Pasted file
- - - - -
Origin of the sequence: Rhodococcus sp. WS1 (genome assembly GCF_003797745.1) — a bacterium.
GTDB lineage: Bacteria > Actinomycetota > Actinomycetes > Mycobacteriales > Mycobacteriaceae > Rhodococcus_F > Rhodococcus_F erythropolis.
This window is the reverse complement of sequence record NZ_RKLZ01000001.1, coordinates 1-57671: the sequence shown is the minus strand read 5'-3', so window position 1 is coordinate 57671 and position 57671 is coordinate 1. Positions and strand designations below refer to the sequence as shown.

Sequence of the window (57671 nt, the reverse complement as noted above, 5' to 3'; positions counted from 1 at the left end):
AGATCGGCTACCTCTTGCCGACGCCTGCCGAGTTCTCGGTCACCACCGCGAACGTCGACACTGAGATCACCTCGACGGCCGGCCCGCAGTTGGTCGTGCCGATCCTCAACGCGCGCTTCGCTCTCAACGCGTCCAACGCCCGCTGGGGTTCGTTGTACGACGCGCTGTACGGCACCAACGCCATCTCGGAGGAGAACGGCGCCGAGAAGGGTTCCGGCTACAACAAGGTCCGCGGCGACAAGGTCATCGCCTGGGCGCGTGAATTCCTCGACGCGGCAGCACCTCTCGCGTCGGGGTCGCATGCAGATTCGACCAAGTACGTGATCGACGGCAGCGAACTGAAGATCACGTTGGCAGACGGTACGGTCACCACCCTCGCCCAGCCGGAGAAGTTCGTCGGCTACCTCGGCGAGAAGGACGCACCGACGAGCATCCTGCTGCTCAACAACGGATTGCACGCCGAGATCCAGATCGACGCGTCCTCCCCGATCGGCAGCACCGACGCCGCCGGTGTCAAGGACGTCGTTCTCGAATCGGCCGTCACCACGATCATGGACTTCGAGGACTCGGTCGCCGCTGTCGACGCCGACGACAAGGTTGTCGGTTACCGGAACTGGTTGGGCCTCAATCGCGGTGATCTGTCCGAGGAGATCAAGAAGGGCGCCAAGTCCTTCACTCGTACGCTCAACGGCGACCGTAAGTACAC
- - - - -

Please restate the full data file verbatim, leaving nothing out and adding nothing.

Origin of the sequence: Rhodococcus sp. WS1 (genome assembly GCF_003797745.1) — a bacterium.
GTDB lineage: Bacteria > Actinomycetota > Actinomycetes > Mycobacteriales > Mycobacteriaceae > Rhodococcus_F > Rhodococcus_F erythropolis.
This window is the reverse complement of sequence record NZ_RKLZ01000001.1, coordinates 1-57671: the sequence shown is the minus strand read 5'-3', so window position 1 is coordinate 57671 and position 57671 is coordinate 1. Positions and strand designations below refer to the sequence as shown.

Sequence of the window (57671 nt, the reverse complement as noted above, 5' to 3'; positions counted from 1 at the left end):
AGATCGGCTACCTCTTGCCGACGCCTGCCGAGTTCTCGGTCACCACCGCGAACGTCGACACTGAGATCACCTCGACGGCCGGCCCGCAGTTGGTCGTGCCGATCCTCAACGCGCGCTTCGCTCTCAACGCGTCCAACGCCCGCTGGGGTTCGTTGTACGACGCGCTGTACGGCACCAACGCCATCTCGGAGGAGAACGGCGCCGAGAAGGGTTCCGGCTACAACAAGGTCCGCGGCGACAAGGTCATCGCCTGGGCGCGTGAATTCCTCGACGCGGCAGCACCTCTCGCGTCGGGGTCGCATGCAGATTCGACCAAGTACGTGATCGACGGCAGCGAACTGAAGATCACGTTGGCAGACGGTACGGTCACCACCCTCGCCCAGCCGGAGAAGTTCGTCGGCTACCTCGGCGAGAAGGACGCACCGACGAGCATCCTGCTGCTCAACAACGGATTGCACGCCGAGATCCAGATCGACGCGTCCTCCCCGATCGGCAGCACCGACGCCGCCGGTGTCAAGGACGTCGTTCTCGAATCGGCCGTCACCACGATCATGGACTTCGAGGACTCGGTCGCCGCTGTCGACGCCGACGACAAGGTTGTCGGTTACCGGAACTGGTTGGGCCTCAATCGCGGTGATCTGTCCGAGGAGATCAAGAAGGGCGCCAAGTCCTTCACTCGTACGCTCAACGGCGACCGTAAGTACAC